Cloxacillin sodium is an antibiotic medication commonly used to treat infections with Staphylococcus bacteria. It has a low risk of side effects, except for a potentially serious allergic reaction in a small number of patients. Before someone starts using cloxacillin sodium, it is advisable to discuss medical history with a medical professional to determine if there are any obvious risk factors for a bad reaction. Another drug may need to be considered to treat the infection.
This medication is in the penicillin family, and is produced through semi-synthetic means. It works by attacking the process bacteria use to synthesize their cell walls, killing them and effectively stopping the infection. The dosage is given orally and may vary depending on the specifics of the infection and the patient’s weight. An adjustment for a patient with kidney impairment may also be necessary, as these patients can’t clear this medication as quickly and require a lower dose.
People with a history of reactions to penicillin or antibiotics in the cephalosporin family may be at risk of an allergic reaction if they take cloxacillin sodium. This reaction can include a serious rash, difficulty breathing, and intense nausea and vomiting. Immediate medical attention is required to stabilize the patient and provide supportive care, and the reaction should be noted so this and related medications can be avoided in the future.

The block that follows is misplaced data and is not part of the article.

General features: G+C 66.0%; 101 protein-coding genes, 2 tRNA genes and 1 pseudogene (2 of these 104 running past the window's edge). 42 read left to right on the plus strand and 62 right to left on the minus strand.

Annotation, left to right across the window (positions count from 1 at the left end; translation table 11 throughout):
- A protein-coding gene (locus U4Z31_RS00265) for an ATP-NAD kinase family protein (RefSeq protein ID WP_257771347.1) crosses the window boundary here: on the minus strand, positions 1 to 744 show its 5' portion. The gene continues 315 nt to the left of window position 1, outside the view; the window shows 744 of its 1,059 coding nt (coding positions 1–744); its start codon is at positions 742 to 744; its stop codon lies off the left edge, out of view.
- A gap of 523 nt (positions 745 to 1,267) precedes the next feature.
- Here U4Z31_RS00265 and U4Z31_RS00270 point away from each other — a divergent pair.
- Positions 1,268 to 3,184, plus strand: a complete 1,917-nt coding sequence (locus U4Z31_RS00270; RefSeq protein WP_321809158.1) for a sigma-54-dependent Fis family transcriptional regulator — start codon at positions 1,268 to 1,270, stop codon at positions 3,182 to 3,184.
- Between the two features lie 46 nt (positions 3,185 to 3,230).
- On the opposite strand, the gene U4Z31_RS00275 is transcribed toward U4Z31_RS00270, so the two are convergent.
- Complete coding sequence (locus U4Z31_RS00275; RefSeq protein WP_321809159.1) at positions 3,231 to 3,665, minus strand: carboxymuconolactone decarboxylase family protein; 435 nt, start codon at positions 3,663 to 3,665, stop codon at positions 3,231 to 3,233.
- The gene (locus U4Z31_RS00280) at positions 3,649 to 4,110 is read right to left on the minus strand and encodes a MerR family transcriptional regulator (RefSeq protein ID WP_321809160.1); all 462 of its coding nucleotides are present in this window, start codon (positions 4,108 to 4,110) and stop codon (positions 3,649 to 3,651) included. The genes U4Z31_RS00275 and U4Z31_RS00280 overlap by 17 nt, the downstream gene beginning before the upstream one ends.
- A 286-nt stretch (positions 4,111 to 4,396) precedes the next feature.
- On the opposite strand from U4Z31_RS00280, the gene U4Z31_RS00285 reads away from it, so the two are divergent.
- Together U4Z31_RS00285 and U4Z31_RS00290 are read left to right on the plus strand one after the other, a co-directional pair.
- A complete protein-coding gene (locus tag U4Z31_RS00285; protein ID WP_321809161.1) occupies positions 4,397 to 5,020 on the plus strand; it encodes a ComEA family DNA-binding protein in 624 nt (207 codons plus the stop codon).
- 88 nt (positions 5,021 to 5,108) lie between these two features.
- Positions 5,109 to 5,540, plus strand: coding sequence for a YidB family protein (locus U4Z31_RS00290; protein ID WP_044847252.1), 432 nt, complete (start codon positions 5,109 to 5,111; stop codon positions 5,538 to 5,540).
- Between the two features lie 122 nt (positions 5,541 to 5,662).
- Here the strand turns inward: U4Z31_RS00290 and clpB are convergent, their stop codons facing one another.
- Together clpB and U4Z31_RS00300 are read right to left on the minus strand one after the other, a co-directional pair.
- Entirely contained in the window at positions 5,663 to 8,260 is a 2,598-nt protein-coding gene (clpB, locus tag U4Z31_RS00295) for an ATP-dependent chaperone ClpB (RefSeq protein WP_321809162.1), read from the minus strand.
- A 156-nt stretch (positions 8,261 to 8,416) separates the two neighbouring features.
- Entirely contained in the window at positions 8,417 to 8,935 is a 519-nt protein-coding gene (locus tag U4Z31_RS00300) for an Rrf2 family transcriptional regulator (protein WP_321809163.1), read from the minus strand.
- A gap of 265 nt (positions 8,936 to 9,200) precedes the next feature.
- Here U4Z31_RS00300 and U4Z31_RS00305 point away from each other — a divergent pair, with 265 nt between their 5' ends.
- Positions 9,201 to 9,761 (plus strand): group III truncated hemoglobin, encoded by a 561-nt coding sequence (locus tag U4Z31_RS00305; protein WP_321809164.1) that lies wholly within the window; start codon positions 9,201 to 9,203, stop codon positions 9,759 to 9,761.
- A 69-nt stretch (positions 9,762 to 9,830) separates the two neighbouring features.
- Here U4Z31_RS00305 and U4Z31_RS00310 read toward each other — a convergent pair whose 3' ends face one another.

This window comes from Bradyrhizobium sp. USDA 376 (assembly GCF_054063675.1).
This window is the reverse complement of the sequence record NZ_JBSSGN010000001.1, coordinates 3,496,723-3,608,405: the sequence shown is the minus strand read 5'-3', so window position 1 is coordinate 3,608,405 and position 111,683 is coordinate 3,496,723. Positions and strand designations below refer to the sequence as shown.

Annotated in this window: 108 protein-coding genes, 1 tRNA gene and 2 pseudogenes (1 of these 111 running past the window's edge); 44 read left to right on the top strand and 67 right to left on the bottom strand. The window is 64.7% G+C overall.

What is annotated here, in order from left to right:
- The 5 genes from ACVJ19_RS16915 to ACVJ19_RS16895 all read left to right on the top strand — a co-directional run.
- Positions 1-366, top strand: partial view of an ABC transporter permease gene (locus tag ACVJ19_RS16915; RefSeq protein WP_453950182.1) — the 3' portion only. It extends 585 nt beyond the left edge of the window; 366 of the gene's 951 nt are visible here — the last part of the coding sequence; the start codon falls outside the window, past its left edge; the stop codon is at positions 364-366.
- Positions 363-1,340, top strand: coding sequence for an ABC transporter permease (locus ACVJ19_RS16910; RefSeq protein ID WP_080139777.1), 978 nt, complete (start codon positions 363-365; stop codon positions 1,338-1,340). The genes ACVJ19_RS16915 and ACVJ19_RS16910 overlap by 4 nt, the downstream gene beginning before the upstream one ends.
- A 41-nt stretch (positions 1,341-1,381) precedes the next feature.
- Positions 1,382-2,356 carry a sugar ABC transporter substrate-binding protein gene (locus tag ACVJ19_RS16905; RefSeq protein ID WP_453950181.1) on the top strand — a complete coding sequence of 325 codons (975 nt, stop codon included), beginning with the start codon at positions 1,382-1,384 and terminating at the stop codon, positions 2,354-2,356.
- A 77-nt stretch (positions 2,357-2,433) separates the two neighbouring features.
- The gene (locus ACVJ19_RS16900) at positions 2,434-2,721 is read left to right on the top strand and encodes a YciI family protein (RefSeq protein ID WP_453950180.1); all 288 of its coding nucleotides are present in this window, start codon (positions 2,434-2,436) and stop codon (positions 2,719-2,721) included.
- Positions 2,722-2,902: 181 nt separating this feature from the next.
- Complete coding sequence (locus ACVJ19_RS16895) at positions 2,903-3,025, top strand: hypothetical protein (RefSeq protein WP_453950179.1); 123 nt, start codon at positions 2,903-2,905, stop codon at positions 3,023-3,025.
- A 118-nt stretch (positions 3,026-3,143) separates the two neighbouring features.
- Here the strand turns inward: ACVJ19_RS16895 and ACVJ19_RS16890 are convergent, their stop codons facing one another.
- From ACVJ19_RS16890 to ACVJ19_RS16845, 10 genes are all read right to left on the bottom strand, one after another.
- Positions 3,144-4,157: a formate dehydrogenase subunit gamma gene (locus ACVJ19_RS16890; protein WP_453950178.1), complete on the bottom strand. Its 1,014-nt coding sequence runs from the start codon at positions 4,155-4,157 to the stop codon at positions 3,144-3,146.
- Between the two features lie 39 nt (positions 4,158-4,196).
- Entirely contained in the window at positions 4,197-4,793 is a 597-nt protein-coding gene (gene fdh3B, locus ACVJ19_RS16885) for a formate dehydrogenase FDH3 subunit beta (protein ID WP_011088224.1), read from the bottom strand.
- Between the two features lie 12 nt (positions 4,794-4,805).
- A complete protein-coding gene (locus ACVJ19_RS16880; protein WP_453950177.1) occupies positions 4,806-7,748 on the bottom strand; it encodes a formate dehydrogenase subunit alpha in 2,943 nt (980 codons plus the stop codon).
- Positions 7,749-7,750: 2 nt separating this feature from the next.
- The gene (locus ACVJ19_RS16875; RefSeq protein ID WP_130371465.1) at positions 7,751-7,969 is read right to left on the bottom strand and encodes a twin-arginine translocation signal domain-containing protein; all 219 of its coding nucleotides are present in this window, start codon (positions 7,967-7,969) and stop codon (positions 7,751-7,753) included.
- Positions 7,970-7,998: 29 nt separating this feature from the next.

More mild cloxacillin sodium side effects can include gastrointestinal irritation, which may cause patients to feel nauseated and can cause vomiting and diarrhea. People with ongoing bowel disorders like colitis may want to confirm that it is safe to use this medication, as it could irritate the bowel lining. In addition, patients on this antibiotic may notice some oral irritation, including a tongue furred with blackish or white material. This is not dangerous and should resolve when they stop taking the drug.
Studies on the use of this medication in pregnant women indicate that it is generally safe. Women who are pregnant or planning to get pregnant may want to discuss cloxacillin sodium with their obstetricians before starting a course of therapy, just in case a specific risk factor needs to be considered. It is also important to be aware that this medication can interact with hormonal birth control, making it less effective. Patients who want to avoid pregnancy may need to use a backup method while on this medication and for several days after they are finished.